The term “working class” is used in a wide variety of ways, some of which are controversial. Some people view the term as a pejorative insult, for example, while others adopt is as a symbol of personal pride. The precise definitions of the term tend to be a bit nebulous, thanks to shifting ideas about labor, politics, and socioeconomic class.
Essentially, members of the working class work in unskilled or semiskilled professions for wages that are typically low. Typically, the work environments are distinguished by very rigid schedules with penalties for workers who run late or slack on the job, and they are often organized in a very hierarchical way, with a clear delineation between workers, managers, and employers. The term also includes dependent family members of someone working in such an industry.
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Some examples of traditional working class jobs include factory work and basic agricultural work. In both of these industries, people receive basic and simple training for their jobs, although in some cases they may have addition qualifications, and the labor is often very physical, repetitive, and grueling. Many people associate things like heavy, functional clothing with people in this class, leading to the slang term “blue collar,” in a reference to shirts worn by factory workers to conceal grease stains.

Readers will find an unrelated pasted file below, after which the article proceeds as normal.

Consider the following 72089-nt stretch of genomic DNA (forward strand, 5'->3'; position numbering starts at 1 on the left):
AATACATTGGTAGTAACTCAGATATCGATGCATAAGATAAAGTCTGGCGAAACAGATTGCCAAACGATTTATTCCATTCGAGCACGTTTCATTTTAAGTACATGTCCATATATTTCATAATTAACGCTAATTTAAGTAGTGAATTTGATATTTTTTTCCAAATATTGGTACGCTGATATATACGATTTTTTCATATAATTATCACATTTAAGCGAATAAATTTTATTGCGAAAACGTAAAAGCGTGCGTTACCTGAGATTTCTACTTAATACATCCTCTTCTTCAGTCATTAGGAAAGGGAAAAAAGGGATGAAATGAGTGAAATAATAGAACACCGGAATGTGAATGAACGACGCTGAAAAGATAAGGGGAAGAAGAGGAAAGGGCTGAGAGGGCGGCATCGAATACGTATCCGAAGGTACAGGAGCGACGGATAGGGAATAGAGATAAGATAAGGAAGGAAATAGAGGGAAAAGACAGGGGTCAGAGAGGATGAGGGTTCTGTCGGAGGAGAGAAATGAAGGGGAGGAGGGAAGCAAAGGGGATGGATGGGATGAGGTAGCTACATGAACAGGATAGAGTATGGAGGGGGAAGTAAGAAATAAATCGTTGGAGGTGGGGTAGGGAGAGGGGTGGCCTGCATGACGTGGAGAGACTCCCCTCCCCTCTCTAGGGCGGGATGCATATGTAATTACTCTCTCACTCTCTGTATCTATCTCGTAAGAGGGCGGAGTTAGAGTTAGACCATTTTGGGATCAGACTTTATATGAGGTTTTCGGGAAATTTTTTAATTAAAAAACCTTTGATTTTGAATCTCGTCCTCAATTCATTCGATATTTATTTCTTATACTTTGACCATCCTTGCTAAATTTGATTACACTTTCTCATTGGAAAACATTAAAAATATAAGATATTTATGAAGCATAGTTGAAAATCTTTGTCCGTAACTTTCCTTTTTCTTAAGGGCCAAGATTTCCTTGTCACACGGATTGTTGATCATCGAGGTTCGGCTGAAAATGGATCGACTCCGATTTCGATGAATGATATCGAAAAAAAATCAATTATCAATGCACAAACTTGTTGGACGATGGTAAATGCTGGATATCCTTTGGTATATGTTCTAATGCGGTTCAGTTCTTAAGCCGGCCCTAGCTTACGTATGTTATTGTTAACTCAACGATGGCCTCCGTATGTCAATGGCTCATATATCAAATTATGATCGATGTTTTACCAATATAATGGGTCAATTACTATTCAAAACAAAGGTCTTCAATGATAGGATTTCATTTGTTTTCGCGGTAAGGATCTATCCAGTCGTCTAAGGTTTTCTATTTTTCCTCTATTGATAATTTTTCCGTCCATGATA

Some people consider all members of the working class to be part of the proletariat, a socioeconomic class defined by Karl Marx. According to Marx, the proletariat consisted of individuals who sold their labor power in exchange for wages without ownership or control of the means of production. Others reject this definition.
Some people associate this class with decreased access to education and a general lack of learning and refinement. Others with a more prideful attitude about the working class might use members of this class to illustrate a society's core members, suggesting that without the hard work of laborers, society would collapse. Discussions of social mobility often include this class as well, with people arguing that in the best of societies, people can start out as laborers and end up as factory owners.
Many people associate the labor movement with the working class, perhaps because these ordinary people were among the first to agitate for labor rights and increased worker protections. People who are interested in labor politics may choose to spend time among this class so that they can understand the complex issues involved.